The Dallas Fed says that the latest data shows that energy companies in Texas have slashed 35,000 jobs since the start of 2016 through April. However, the Fed reports, the industry’s future is looking brighter.
In the midst of U.S. production deteriorating by half a million barrels a day, the Federal Reserve Bank of Dallas stated in its quarterly energy report, “Market participants seemed reassured by global inventory build-ups in 2016 that appear far more subdued than in 2015.”
The Dallas Fed also made note that the country’s convoy of active rigs has increased by over two dozen since a major bottom-out in May.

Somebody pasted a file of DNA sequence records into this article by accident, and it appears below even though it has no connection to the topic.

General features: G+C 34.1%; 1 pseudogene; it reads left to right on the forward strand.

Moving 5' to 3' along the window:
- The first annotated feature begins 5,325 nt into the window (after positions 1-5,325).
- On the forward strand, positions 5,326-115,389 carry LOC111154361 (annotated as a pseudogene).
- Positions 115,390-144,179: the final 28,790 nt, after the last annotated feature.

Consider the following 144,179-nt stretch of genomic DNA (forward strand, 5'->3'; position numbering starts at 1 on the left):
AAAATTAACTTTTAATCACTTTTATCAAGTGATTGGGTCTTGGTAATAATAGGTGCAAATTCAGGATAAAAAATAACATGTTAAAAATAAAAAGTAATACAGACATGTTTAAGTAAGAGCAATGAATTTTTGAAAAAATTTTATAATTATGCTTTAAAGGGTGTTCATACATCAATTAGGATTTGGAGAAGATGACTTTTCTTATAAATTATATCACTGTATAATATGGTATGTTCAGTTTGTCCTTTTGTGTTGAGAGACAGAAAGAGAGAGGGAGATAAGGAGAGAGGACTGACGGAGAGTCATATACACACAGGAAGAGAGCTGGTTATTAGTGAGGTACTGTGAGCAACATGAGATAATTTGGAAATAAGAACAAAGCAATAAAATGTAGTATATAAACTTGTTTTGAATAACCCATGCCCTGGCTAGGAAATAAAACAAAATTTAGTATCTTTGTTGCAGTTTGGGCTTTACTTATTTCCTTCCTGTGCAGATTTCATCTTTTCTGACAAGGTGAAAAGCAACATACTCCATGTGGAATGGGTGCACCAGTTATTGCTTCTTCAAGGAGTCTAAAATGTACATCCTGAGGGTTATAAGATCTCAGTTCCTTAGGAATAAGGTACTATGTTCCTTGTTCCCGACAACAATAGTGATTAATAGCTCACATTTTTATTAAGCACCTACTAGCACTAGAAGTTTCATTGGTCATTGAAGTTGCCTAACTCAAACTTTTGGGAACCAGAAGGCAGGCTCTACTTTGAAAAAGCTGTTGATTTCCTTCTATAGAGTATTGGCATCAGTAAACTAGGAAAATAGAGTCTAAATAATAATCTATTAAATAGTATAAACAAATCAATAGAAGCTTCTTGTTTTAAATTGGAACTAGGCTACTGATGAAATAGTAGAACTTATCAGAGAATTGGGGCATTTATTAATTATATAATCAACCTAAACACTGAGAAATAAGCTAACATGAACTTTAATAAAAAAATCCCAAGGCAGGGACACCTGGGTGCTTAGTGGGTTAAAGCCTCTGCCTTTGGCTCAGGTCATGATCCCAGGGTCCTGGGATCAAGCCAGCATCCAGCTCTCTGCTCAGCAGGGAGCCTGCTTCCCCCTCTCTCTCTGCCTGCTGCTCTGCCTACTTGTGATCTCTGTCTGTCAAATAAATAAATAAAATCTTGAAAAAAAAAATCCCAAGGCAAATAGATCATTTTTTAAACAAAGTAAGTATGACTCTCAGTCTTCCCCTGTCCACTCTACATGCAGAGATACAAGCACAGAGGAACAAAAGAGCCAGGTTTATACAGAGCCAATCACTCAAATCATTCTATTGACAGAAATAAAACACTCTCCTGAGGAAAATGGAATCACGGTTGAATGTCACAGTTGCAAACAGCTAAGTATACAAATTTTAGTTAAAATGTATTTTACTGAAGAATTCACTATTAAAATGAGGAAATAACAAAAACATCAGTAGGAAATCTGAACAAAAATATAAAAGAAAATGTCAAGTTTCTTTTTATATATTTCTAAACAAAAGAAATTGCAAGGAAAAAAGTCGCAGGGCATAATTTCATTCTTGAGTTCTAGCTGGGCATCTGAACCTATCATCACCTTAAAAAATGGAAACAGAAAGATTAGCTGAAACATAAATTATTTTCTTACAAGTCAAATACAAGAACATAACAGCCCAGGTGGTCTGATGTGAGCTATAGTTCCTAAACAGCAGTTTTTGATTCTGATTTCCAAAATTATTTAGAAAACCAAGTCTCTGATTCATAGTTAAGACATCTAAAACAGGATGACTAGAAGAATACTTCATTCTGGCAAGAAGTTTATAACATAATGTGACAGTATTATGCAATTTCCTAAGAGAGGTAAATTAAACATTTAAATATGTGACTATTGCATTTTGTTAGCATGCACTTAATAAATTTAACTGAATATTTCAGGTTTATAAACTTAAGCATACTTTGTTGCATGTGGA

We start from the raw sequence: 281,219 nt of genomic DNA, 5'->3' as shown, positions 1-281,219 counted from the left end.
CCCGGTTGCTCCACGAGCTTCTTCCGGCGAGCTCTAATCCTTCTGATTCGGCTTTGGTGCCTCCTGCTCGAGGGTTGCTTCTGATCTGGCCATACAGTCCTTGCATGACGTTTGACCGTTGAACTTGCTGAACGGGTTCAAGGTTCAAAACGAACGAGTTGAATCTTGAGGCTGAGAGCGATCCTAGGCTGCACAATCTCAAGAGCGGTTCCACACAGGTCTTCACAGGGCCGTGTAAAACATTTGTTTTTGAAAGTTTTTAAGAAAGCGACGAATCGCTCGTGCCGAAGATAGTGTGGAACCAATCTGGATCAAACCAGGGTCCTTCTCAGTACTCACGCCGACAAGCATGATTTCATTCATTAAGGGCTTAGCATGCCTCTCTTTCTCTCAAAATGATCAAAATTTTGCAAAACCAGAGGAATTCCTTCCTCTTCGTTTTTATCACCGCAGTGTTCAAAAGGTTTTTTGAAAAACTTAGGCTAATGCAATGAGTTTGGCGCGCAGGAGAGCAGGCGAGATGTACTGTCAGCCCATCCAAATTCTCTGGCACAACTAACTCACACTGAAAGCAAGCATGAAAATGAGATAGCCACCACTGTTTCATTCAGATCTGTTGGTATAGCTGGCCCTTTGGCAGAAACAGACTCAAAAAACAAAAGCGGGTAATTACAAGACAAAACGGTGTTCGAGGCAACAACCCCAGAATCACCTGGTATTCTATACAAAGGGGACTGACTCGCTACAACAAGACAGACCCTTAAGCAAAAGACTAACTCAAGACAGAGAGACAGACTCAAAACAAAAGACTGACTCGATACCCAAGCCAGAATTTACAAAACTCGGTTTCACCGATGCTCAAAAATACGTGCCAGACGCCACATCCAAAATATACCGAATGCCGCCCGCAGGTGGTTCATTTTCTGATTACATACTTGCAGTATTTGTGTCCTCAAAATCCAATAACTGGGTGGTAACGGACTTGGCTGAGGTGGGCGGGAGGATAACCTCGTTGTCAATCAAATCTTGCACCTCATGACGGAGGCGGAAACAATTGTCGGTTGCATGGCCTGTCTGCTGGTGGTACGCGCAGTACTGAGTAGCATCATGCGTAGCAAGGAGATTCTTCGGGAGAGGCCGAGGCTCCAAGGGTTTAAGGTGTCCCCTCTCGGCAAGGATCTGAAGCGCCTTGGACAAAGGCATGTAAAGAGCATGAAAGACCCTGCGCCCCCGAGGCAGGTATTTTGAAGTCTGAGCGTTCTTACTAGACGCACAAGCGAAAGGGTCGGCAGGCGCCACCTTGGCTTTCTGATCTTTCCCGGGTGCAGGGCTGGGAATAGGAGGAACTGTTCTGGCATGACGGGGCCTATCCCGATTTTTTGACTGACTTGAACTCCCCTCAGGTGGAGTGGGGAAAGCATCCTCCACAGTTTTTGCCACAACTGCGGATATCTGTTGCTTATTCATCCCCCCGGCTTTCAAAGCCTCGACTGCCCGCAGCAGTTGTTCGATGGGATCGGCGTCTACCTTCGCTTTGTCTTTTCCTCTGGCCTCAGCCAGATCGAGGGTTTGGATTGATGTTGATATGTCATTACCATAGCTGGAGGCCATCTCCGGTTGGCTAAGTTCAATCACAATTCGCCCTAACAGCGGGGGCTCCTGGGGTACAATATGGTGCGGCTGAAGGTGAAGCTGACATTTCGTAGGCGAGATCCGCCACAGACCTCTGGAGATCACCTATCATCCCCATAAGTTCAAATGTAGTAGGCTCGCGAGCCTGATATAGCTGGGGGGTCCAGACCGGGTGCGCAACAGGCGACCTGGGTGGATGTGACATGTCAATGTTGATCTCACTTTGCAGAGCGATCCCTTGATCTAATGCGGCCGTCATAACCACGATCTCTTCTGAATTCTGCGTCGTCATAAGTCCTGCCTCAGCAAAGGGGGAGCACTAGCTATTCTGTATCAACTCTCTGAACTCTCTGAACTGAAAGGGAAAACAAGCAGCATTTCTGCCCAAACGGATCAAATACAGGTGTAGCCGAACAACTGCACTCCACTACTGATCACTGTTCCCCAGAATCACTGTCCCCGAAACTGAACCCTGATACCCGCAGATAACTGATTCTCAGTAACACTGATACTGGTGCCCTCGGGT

In addition to this, energy groups have reported to the Dallas Fed that $50 per barrel used to be way too low to keep oil production going, but that price can now sustain drilling activity after equipment and service costs dropped.
“Prices remain slightly below average breakeven levels for most geographic areas,” said the Dallas Fed.
A recent survey reported that oil companies in the Permian Basin in West Texas could maintain business on $51 per barrel, $53 per barrel in Eagle Ford in South Texas, and $56 per barrel in Oklahoma.
Article written by HEI contributor Briana Steptoe.